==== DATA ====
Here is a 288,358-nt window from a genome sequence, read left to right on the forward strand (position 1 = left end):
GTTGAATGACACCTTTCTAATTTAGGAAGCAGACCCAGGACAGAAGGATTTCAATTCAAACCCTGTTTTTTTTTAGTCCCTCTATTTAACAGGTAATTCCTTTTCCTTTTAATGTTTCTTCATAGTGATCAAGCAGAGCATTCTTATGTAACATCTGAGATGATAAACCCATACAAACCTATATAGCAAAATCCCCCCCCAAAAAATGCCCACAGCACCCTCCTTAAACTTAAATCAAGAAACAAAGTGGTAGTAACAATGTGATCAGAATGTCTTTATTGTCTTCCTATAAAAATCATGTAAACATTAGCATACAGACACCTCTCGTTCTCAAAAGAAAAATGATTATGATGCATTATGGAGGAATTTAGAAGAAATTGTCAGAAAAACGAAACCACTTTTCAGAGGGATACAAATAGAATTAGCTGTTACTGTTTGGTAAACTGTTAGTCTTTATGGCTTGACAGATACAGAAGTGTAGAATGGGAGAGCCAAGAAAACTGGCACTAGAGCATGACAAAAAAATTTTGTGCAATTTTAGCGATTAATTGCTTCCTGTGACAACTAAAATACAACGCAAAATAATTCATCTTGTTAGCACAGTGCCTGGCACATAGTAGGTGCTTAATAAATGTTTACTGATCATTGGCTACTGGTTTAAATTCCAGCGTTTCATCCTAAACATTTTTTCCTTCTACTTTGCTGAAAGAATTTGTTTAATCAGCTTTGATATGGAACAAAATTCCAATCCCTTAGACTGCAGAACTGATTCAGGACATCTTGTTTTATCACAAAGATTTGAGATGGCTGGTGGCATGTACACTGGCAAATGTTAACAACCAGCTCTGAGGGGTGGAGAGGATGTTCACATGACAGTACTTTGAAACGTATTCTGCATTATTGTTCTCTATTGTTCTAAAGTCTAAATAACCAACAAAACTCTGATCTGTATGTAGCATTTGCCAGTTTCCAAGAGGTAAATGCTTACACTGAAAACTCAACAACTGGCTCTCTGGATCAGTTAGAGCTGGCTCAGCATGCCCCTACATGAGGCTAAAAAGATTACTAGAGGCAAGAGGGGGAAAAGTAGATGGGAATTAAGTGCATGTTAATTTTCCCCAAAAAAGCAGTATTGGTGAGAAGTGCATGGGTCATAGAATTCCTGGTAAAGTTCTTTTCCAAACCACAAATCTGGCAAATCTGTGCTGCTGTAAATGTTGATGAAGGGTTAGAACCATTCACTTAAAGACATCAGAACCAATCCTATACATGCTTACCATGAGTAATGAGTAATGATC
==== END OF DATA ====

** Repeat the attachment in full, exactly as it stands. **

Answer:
Here is a 288,358-nt window from a genome sequence, read left to right on the forward strand (position 1 = left end):
GTTGAATGACACCTTTCTAATTTAGGAAGCAGACCCAGGACAGAAGGATTTCAATTCAAACCCTGTTTTTTTTTAGTCCCTCTATTTAACAGGTAATTCCTTTTCCTTTTAATGTTTCTTCATAGTGATCAAGCAGAGCATTCTTATGTAACATCTGAGATGATAAACCCATACAAACCTATATAGCAAAATCCCCCCCCAAAAAATGCCCACAGCACCCTCCTTAAACTTAAATCAAGAAACAAAGTGGTAGTAACAATGTGATCAGAATGTCTTTATTGTCTTCCTATAAAAATCATGTAAACATTAGCATACAGACACCTCTCGTTCTCAAAAGAAAAATGATTATGATGCATTATGGAGGAATTTAGAAGAAATTGTCAGAAAAACGAAACCACTTTTCAGAGGGATACAAATAGAATTAGCTGTTACTGTTTGGTAAACTGTTAGTCTTTATGGCTTGACAGATACAGAAGTGTAGAATGGGAGAGCCAAGAAAACTGGCACTAGAGCATGACAAAAAAATTTTGTGCAATTTTAGCGATTAATTGCTTCCTGTGACAACTAAAATACAACGCAAAATAATTCATCTTGTTAGCACAGTGCCTGGCACATAGTAGGTGCTTAATAAATGTTTACTGATCATTGGCTACTGGTTTAAATTCCAGCGTTTCATCCTAAACATTTTTTCCTTCTACTTTGCTGAAAGAATTTGTTTAATCAGCTTTGATATGGAACAAAATTCCAATCCCTTAGACTGCAGAACTGATTCAGGACATCTTGTTTTATCACAAAGATTTGAGATGGCTGGTGGCATGTACACTGGCAAATGTTAACAACCAGCTCTGAGGGGTGGAGAGGATGTTCACATGACAGTACTTTGAAACGTATTCTGCATTATTGTTCTCTATTGTTCTAAAGTCTAAATAACCAACAAAACTCTGATCTGTATGTAGCATTTGCCAGTTTCCAAGAGGTAAATGCTTACACTGAAAACTCAACAACTGGCTCTCTGGATCAGTTAGAGCTGGCTCAGCATGCCCCTACATGAGGCTAAAAAGATTACTAGAGGCAAGAGGGGGAAAAGTAGATGGGAATTAAGTGCATGTTAATTTTCCCCAAAAAAGCAGTATTGGTGAGAAGTGCATGGGTCATAGAATTCCTGGTAAAGTTCTTTTCCAAACCACAAATCTGGCAAATCTGTGCTGCTGTAAATGTTGATGAAGGGTTAGAACCATTCACTTAAAGACATCAGAACCAATCCTATACATGCTTACCATGAGTAATGAGTAATGATC